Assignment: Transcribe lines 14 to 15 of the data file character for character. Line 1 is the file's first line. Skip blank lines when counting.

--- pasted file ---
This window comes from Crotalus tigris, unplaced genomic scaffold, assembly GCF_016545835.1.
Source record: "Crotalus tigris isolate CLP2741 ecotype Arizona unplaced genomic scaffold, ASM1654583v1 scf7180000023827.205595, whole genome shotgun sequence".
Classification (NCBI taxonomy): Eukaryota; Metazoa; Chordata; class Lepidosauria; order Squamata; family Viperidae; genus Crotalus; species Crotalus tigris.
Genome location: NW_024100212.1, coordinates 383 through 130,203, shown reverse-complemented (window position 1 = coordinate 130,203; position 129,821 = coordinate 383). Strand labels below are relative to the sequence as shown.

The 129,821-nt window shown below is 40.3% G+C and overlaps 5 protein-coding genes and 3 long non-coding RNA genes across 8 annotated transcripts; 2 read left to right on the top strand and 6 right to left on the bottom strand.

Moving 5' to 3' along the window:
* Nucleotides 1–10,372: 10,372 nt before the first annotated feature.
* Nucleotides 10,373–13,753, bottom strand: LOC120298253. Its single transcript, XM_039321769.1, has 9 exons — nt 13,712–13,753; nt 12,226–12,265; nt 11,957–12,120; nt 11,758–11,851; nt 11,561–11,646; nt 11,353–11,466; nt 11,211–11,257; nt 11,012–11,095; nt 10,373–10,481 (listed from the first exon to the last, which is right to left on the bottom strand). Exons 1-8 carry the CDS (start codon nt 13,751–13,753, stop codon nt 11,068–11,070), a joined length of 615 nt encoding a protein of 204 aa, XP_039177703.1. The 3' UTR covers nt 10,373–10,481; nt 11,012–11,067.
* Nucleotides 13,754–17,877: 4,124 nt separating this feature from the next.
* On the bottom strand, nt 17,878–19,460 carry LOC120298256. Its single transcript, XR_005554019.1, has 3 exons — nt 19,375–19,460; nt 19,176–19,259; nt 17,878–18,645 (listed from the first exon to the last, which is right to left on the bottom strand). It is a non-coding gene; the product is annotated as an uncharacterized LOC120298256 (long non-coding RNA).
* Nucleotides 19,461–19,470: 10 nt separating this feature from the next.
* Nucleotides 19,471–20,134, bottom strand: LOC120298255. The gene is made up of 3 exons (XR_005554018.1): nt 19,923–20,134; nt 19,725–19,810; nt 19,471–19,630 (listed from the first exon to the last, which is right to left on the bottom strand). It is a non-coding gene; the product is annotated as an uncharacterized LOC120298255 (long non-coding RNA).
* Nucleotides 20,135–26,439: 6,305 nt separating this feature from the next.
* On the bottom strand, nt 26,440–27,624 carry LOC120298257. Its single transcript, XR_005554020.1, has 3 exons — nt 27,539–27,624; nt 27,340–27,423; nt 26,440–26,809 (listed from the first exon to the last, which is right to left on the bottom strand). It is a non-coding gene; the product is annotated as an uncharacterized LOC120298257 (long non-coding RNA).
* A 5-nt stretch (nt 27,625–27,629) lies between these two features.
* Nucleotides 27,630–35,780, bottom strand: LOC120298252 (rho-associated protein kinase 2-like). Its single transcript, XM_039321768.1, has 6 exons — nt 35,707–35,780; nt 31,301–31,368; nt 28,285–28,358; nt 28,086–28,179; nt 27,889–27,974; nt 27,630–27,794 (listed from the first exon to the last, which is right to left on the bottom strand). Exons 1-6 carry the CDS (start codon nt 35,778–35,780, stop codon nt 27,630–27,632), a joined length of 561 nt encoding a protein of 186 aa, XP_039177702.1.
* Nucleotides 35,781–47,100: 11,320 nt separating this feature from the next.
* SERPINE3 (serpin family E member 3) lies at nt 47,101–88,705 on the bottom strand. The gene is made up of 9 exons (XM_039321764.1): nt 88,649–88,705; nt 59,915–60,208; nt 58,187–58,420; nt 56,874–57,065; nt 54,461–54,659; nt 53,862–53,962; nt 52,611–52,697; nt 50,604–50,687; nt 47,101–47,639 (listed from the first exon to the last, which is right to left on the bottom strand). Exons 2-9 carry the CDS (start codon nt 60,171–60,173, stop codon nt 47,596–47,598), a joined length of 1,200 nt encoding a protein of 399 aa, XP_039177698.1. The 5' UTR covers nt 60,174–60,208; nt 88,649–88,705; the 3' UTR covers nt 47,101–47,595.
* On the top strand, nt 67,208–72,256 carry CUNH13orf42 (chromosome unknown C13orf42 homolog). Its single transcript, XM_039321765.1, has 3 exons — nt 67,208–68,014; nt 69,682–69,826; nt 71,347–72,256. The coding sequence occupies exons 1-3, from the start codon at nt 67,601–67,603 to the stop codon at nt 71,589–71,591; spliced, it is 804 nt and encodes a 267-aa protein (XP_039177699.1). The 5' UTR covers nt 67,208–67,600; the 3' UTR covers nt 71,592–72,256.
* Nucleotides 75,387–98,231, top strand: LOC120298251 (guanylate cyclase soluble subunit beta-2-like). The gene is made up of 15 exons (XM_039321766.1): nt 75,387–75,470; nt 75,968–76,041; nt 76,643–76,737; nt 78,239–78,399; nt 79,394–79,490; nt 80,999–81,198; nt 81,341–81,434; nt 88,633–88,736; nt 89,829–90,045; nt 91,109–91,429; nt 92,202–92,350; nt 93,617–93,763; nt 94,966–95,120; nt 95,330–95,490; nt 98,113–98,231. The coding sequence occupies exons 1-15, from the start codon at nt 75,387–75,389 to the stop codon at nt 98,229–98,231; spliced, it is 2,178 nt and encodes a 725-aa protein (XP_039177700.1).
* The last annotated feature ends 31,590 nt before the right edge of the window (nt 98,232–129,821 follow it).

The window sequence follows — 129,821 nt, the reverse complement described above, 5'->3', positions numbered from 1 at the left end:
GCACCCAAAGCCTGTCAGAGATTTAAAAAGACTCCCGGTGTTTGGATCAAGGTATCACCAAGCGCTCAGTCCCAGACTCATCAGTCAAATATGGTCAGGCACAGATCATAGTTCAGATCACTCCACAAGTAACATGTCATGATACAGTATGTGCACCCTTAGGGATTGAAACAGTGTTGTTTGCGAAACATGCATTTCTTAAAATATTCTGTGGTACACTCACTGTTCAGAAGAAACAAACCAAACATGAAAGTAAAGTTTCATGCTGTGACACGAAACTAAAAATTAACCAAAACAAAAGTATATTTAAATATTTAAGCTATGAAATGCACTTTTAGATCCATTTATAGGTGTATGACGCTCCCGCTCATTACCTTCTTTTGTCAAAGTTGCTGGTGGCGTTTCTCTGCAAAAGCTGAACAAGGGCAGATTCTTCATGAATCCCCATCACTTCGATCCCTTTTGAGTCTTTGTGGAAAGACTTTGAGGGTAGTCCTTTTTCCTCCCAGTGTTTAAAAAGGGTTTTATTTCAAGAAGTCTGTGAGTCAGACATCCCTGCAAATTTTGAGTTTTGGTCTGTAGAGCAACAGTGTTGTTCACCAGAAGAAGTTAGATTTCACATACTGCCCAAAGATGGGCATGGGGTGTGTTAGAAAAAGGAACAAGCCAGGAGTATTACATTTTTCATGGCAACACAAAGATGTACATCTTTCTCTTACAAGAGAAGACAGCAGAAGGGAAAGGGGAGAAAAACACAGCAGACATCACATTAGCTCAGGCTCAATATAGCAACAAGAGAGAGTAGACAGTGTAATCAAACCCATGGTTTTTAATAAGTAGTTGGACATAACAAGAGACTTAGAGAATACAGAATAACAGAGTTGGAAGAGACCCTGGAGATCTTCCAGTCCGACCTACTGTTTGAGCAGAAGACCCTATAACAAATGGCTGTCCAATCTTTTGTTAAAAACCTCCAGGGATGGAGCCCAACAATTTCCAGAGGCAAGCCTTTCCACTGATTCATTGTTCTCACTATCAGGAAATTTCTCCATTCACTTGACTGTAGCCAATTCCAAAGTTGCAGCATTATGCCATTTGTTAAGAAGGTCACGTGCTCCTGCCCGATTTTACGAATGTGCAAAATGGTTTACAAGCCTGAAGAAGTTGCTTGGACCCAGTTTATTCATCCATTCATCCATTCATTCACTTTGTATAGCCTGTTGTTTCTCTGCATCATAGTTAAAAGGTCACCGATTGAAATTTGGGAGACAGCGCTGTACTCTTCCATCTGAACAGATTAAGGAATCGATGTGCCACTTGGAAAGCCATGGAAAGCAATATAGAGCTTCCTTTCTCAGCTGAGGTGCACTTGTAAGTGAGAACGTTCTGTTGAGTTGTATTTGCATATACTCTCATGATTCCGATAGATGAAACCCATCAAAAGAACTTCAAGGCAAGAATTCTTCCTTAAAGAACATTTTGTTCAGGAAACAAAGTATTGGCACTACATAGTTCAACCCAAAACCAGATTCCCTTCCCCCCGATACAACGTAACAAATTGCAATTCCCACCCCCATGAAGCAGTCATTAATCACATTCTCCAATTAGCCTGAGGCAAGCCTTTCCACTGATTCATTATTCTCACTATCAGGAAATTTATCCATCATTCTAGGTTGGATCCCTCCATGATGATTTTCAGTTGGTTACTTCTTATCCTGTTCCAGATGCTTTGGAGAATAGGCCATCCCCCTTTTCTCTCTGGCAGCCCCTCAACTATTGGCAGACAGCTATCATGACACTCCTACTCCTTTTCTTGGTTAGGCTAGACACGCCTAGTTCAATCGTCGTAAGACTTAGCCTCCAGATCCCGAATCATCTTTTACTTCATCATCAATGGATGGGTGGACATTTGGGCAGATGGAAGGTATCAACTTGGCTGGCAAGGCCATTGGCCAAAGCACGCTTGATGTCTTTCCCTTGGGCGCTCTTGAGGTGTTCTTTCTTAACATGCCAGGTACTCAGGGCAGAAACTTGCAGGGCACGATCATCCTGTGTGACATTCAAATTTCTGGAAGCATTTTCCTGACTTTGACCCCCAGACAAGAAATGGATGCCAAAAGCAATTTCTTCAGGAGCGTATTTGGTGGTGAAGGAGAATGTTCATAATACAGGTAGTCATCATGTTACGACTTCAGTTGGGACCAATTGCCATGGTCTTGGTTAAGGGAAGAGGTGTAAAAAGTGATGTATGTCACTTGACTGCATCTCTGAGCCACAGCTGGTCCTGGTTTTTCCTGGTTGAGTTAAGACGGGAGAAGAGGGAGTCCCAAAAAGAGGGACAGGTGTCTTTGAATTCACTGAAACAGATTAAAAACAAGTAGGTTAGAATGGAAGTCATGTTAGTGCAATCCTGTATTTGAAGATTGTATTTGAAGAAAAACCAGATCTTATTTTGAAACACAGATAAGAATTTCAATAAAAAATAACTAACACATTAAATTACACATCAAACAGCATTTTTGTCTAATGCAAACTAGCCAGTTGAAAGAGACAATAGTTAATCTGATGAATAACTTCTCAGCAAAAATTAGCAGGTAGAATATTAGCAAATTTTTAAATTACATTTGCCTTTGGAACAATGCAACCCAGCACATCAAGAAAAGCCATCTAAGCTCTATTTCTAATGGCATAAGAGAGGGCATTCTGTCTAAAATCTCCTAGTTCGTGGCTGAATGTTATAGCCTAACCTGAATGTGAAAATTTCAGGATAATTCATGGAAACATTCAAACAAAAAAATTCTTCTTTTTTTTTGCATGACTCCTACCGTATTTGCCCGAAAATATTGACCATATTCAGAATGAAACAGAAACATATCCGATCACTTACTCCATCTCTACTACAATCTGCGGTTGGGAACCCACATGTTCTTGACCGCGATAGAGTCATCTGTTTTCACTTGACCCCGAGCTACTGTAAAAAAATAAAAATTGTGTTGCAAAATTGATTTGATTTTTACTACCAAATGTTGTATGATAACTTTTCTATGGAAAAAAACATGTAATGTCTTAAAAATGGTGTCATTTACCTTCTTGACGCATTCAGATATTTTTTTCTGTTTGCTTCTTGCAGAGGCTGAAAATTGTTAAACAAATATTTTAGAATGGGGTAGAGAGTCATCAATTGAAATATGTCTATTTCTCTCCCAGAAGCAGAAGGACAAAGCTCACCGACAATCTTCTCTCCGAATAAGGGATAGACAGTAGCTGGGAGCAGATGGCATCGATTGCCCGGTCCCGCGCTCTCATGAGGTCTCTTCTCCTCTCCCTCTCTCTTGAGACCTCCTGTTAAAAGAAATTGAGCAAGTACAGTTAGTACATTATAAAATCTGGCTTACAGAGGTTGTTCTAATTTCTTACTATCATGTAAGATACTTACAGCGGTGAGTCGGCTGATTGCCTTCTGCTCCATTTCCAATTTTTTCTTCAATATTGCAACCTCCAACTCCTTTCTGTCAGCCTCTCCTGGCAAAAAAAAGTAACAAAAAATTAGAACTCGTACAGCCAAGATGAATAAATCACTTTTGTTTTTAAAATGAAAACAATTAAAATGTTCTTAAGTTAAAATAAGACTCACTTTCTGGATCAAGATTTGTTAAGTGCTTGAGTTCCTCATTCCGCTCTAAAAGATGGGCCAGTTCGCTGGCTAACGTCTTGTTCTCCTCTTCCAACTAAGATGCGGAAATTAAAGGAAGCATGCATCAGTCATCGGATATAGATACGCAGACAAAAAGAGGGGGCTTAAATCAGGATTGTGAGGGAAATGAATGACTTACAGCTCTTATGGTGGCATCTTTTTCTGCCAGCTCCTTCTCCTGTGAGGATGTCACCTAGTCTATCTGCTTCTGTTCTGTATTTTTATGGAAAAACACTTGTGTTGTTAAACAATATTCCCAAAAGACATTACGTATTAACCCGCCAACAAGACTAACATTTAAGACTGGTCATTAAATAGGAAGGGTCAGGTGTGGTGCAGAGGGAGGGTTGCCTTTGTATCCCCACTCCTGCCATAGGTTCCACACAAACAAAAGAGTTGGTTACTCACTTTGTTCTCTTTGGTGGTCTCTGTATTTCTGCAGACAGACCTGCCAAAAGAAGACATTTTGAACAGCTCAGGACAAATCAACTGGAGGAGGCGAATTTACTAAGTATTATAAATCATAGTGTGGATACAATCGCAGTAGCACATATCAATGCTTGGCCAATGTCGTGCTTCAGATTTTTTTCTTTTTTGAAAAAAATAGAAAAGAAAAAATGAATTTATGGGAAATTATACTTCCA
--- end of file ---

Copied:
* On the bottom strand, nt 26,440–27,624 carry LOC120298257. Its single transcript, XR_005554020.1, has 3 exons — nt 27,539–27,624; nt 27,340–27,423; nt 26,440–26,809 (listed from the first exon to the last, which is right to left on the bottom strand). It is a non-coding gene; the product is annotated as an uncharacterized LOC120298257 (long non-coding RNA).
* A 5-nt stretch (nt 27,625–27,629) lies between these two features.